SIOUX FALLS, S.D. — South Dakota has the legal authority to close the state’s only abortion clinic within days, Planned Parenthood lawyers argued in their latest request for an order to block the state from shutting down the facility.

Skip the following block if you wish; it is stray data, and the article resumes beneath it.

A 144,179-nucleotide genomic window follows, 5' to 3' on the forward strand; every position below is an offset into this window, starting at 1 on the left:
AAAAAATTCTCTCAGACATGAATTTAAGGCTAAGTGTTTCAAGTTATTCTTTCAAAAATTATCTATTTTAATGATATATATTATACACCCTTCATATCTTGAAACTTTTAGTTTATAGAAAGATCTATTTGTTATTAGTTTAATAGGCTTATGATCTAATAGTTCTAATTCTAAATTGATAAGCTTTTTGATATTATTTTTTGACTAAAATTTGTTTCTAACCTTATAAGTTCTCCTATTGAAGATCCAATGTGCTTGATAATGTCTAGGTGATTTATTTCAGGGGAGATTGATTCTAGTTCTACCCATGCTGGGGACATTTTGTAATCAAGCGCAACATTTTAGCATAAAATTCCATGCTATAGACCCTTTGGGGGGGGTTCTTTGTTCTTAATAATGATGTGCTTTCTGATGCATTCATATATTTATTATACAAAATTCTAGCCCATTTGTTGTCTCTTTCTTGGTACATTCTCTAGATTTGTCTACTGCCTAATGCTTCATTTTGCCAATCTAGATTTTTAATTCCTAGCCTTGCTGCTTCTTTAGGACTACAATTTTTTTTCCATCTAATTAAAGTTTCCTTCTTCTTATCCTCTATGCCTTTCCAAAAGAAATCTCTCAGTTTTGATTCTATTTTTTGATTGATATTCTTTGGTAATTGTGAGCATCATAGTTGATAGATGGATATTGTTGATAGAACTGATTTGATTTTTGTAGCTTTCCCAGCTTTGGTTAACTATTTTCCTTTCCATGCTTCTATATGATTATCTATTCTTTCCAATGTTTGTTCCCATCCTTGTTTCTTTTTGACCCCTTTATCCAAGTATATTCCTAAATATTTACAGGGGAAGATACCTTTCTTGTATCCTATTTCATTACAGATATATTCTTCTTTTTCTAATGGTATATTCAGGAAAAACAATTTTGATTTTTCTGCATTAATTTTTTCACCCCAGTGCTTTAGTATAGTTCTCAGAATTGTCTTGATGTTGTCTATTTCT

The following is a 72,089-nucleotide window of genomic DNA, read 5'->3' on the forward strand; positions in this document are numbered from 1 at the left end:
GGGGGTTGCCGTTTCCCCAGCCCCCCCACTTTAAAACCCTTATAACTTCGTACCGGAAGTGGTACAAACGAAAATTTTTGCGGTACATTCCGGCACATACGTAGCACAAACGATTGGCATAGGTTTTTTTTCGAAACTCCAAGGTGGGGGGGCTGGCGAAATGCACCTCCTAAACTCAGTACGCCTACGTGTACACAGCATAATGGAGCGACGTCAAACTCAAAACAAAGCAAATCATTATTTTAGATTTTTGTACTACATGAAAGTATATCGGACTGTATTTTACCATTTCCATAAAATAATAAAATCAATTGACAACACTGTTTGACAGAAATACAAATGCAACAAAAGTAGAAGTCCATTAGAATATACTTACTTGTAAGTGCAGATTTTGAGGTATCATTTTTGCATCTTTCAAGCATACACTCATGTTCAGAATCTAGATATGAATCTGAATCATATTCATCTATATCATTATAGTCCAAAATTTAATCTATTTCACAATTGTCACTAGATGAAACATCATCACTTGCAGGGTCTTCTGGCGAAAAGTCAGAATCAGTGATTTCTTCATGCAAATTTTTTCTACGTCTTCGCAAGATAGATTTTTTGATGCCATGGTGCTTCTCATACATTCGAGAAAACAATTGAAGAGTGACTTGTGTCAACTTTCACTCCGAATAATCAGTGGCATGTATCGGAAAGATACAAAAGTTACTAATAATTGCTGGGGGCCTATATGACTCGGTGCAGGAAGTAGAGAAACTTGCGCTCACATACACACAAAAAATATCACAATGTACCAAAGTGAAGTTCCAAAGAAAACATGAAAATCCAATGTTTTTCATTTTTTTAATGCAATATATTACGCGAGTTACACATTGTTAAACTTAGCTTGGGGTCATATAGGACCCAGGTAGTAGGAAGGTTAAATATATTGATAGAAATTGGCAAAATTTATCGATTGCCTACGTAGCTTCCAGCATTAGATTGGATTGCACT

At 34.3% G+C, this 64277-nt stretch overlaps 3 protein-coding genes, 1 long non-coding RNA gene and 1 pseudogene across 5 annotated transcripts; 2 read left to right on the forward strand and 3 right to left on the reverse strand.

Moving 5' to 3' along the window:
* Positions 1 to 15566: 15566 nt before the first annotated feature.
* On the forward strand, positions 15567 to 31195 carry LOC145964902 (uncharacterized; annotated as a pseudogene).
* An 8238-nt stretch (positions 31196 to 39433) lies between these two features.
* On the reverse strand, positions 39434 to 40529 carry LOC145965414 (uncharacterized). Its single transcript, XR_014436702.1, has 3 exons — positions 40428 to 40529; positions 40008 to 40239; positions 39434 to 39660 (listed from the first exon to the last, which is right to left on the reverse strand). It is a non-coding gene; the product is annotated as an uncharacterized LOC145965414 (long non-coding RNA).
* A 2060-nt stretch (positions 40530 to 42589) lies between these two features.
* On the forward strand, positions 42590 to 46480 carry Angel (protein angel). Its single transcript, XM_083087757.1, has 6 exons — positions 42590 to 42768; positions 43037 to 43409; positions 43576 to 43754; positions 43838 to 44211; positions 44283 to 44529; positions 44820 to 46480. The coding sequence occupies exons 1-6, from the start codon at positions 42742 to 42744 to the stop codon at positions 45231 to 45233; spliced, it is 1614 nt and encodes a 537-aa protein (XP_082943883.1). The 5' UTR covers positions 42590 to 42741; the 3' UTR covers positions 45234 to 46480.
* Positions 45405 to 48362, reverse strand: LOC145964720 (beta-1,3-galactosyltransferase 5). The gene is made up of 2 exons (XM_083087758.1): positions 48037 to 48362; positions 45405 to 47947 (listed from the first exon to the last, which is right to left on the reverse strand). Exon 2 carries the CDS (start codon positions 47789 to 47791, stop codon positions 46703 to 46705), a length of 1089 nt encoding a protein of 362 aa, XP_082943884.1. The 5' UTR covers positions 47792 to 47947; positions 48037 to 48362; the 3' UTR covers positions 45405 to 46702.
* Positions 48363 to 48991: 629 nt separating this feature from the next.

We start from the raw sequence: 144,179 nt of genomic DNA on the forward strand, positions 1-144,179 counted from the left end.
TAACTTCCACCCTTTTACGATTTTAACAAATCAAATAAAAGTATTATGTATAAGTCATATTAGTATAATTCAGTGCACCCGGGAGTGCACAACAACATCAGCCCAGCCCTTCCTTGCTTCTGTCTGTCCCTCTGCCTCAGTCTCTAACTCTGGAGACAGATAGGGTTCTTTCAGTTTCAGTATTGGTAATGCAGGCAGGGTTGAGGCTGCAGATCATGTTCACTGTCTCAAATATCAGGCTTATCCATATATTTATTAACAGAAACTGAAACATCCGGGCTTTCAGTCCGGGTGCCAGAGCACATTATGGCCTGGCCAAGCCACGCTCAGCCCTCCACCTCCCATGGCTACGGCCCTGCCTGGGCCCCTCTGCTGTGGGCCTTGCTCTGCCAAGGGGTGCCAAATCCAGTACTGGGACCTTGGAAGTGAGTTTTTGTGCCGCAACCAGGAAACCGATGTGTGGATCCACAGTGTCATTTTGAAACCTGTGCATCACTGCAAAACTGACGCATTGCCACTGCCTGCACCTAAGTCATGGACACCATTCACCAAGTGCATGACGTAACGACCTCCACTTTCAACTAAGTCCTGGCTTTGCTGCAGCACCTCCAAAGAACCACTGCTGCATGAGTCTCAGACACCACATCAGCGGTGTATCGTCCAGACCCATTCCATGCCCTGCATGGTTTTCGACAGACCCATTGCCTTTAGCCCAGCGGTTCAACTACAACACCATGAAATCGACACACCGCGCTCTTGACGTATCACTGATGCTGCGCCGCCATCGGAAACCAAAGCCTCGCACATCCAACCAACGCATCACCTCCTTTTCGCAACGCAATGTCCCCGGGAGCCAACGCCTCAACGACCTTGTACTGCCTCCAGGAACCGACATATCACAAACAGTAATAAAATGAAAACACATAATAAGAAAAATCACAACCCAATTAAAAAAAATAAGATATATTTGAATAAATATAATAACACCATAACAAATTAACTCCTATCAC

SIOUX FALLS, S.D. — South Dakota has the legal authority to close the state’s only abortion clinic within days, Planned Parenthood lawyers argued in their latest request for an order to block the state from shutting down the facility. State lawyers say the order is not needed. They contend there’s no immediate plans to close the Sioux Falls clinic and even if the state decided to do so, that administrative process would likely take weeks. The health department sent Planned Parenthood Minnesota, North Dakota, South Dakota a letter Aug. 7 that gave the organization 15 days to spell out how it will fix the wording of the disclosure form used at its South Dakota clinic to conform with a 2005 law. Saturday marks the 15th day. The clinic is still operating but could lose its license if it doesn’t conform with the law that requires doctors to tell women that abortion ends a human life. Planned Parenthood is challenging that law and has disagreed with the state over the wording required. Planned Parenthood requested a restraining order last week to prevent the health department from suspending or revoking its license. In a filing late Tuesday, the organization reiterated its request for the restraining order and said the state could still close the facility. "Nothing in the state’s opposition refutes that in less than a week’s time the state may proceed with an administrative action seeking revocation or suspension of Planned Parenthood’s abortion facility license for alleged failure to comply with the act," the attorneys wrote. "This constitutes irreparable harm warranting an emergency injunction," lawyers said. Planned Parenthood sued the state after the 2005 law was passed, and U.S. District Judge Karen Schreier temporarily prevented it from taking effect. The 8th U.S. Circuit Court of Appeals overruled Schreier’s order in 2008, so the state began enforcing the law. Planned Parenthood wants Schreier to prevent the state from taking any further action until she decides whether to grant motions for summary judgment, which could end the court case, or proceed to trial. The South Dakota Legislature has passed a number of recent laws intended to reduce or eliminate abortions. A 2008 law requires doctors to ask women if they want to see sonograms of their fetuses, but women are not forced to look at the images. Also, in 2006 and 2008, voters rejected proposed laws that would have banned most abortions. ______ Copyright 2009 Associated Press. All rights reserved. This material may not be published, broadcast, rewritten, or redistributed.